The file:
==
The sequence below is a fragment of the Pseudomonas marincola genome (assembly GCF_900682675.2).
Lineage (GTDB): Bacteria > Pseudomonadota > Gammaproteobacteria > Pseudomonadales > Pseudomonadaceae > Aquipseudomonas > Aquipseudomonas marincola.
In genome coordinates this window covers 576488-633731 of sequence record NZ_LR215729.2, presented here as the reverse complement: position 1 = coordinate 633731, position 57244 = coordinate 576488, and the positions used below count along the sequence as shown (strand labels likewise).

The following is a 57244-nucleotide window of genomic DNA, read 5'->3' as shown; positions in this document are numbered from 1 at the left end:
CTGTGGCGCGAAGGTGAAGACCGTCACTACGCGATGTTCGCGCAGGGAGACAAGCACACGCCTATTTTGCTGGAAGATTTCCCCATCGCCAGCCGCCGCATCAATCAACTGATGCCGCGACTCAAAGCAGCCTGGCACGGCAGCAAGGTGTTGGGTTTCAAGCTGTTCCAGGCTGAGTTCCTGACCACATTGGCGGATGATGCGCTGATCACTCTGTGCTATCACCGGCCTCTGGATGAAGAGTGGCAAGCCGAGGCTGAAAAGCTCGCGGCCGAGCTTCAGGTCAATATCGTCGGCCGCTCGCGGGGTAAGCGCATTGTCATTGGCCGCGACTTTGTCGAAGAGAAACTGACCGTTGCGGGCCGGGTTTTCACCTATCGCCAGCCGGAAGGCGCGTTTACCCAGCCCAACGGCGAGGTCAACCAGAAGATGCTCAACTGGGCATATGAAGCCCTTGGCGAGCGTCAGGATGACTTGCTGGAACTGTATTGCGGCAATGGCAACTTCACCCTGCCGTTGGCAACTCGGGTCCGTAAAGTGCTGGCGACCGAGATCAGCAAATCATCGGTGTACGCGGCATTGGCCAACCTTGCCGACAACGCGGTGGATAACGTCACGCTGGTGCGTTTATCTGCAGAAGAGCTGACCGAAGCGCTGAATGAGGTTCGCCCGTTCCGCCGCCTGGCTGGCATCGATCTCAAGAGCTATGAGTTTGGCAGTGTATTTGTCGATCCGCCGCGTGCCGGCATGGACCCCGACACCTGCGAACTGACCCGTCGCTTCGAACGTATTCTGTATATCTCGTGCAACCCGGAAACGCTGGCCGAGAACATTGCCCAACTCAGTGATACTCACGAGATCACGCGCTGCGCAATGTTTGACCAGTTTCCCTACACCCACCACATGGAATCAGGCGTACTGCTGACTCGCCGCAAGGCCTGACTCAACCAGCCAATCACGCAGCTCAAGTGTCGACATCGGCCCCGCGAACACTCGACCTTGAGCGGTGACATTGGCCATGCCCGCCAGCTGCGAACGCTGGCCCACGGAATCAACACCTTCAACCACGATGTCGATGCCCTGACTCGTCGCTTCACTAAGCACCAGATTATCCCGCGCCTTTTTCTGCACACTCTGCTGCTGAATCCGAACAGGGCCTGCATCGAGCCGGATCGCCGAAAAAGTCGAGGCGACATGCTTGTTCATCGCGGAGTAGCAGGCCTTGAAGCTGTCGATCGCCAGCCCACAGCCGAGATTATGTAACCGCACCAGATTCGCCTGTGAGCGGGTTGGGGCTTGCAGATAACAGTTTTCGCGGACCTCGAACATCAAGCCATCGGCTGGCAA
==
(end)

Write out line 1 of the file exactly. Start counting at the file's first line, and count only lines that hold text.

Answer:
The sequence below is a fragment of the Pseudomonas marincola genome (assembly GCF_900682675.2).